Thursday, July 7, 2005


Anchor Bay has released several versions now of THE BEASTMASTER. Director Coscarelli's follow-up to the surreal sci-fi/horror flick PHANTASM was this medium-budget sword & sorcery adventure, one of several to hit drive-in and multiplex screens back in the early Eighties. While THE BEASTMASTER made little impact on the big screen, it went on to a highly successful cable and home video run. There were periods where THE BEASTMASTER was seemingly on TV at least once a week, and an entire generation of fantasy fans sat glass-eyed in front of the tube watching it endlessly on video. It's spawned two direct-to video sequels and a syndicated television show. Me, I always preferred THE SWORD AND THE SORCERER. Go figure.

But to be fair, until picking up this disc, I don't think I ever saw THE BEASTMASTER. Not all the way through in one sitting, anyway. Sure, bits & pieces, here and there, but when I sat down to watch this THX mastered, widescreen presentation from Anchor Bay, I realized that there were a lot of scenes I didn't remember at all. When it was done, I began to understand some of its enduring appeal.

Dar (Marc Singer; V), the "unborn" son of a great king, is spirited away in infancy in order to save him from an evil priest, Maax. He grows to adulthood unaware of his royal heritage, and, due to the bizarre circumstances of his birth, with the preternatural ability to psychically communicate with animals. When his adopted family is killed by Maax's soldiers years later, he sets out on a mission of vengeance, adopting a group of animal assistants on the way: two ferrets, a "black" tiger, and a hawk. Eventually, he's aided in his revenge by a beautiful slave girl (Tanya Roberts; CHARLIE'S ANGELS, SHEENA) a warrior (John Amos; GOOD TIMES, DIE HARD 2) and a young boy (Josh Milrad).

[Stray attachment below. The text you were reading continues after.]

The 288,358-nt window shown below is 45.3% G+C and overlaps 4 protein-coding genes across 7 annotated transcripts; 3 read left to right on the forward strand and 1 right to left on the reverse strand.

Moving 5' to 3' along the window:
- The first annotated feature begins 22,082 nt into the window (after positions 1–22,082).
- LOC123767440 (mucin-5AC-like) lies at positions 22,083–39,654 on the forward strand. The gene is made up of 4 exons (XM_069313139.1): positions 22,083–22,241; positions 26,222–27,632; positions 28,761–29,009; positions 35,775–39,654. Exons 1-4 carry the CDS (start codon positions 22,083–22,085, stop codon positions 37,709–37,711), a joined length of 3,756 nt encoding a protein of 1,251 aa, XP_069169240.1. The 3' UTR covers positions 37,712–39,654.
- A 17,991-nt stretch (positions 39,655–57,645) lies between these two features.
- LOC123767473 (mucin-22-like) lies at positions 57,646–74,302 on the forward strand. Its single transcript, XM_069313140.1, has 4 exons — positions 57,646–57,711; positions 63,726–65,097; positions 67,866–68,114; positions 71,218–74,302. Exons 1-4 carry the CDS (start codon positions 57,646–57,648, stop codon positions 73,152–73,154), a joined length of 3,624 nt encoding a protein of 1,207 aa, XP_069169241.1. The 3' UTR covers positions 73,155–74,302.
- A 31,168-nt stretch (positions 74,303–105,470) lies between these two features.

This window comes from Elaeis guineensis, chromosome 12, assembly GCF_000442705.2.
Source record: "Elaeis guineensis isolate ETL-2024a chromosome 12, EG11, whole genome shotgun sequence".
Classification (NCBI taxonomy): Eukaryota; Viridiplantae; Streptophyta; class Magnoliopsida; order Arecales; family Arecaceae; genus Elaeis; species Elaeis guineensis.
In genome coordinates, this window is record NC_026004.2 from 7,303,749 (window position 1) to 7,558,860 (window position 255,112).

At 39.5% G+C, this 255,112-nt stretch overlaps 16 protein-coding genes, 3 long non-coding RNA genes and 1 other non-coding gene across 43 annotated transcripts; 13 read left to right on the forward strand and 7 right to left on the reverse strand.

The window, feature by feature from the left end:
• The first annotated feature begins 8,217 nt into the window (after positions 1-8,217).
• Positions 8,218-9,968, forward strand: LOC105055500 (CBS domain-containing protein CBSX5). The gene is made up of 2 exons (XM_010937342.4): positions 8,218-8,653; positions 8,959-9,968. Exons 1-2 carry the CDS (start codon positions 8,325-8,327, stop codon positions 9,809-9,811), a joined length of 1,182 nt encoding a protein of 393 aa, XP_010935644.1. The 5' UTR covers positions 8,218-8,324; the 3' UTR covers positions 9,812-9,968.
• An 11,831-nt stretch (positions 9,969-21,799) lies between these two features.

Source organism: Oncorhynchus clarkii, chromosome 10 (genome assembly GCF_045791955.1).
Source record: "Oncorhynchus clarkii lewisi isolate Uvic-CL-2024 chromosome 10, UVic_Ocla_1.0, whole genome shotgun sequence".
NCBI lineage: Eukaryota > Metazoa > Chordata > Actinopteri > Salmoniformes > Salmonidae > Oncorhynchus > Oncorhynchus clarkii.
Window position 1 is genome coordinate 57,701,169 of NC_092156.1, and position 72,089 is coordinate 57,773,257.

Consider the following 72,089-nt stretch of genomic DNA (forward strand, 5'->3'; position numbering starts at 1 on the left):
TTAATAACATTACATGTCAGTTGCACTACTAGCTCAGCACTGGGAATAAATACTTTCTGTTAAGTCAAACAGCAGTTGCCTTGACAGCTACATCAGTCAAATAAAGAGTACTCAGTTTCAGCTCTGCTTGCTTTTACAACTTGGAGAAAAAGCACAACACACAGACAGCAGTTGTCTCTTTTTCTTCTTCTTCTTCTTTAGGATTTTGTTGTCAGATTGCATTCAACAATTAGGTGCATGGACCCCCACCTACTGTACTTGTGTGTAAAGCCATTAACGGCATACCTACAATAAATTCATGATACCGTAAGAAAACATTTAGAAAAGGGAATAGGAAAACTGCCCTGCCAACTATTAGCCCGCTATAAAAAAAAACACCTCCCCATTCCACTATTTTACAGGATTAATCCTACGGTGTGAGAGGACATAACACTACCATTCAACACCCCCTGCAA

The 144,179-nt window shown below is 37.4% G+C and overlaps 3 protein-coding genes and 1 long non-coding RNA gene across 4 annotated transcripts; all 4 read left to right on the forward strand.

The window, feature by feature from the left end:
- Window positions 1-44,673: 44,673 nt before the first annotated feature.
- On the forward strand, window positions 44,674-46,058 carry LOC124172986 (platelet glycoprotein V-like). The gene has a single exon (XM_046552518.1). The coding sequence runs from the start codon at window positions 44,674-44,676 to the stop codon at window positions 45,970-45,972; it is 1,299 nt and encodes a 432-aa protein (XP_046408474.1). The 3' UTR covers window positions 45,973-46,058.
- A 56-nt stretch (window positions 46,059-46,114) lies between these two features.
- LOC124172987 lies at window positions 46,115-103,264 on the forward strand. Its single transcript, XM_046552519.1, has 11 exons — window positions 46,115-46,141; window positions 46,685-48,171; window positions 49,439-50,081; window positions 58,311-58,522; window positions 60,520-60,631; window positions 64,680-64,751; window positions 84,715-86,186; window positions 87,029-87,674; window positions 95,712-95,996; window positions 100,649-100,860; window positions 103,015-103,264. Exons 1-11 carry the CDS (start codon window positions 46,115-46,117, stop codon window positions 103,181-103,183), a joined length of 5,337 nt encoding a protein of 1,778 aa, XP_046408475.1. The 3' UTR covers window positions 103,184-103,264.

The charismatic Singer makes an appropriately buff barbarian hero, flexing his muscles in a variety of well-staged action scenes, while Roberts is luscious eye-candy, making her first appearance topless in a secluded pool. John Amos brings great dignity and a solid physical presence to his role, while Rip Torn chews the scenery enthusiastically as evil priest Maax, equipped with a beak-like false nose. The animals are all quite impressive, and photography and special effects are all top-notch. There's also some refreshingly-gruesome monster and gore make-ups for the gorehounds in the crowd.

What really saves the movie, though, is that Coscarelli and his cast resist the temptation to camp it up. There's an honesty and sincerity to the performances that is unusual in films of this type. It's a straightforward Good versus Evil tale, that honors all the conventions of heroic fantasy without ever sneering at them. It's a pleasant change-of-pace, and the film benefits greatly from the approach.

Anchor Bay continues to treat their cult and B-movie releases with more respect and greater attention than most major studios do to their A-film blockbusters. Aside from the aforementioned THX re-mastering given to the 1982 film (which looks and sounds great), the disc also includes a plethora of entertaining bonus features. There's an entertaining and informative audio commentary by director Coscarelli and co-writer/producer Paul Pepperman, behind-the-scenes home movie footage, a huge gallery of pre-production art, posters and production stills, and talent bios. There's also an Easter Egg hidden feature that will appeal to all red-blooded young males: a series of bloopers that involve unplanned exposure of Tanya Roberts' ample charms.

If you're one of the many fans of the film, buying this disc is a no-brainer. The film hasn't looked or sounded this good since it's run in the theaters – and probably not even then. If you're not one of the movie's legion of fans – I wasn't – then you might want to rent it and give it a shot. It ain't Shakespeare, but it's fun.

BUY: The Beastmaster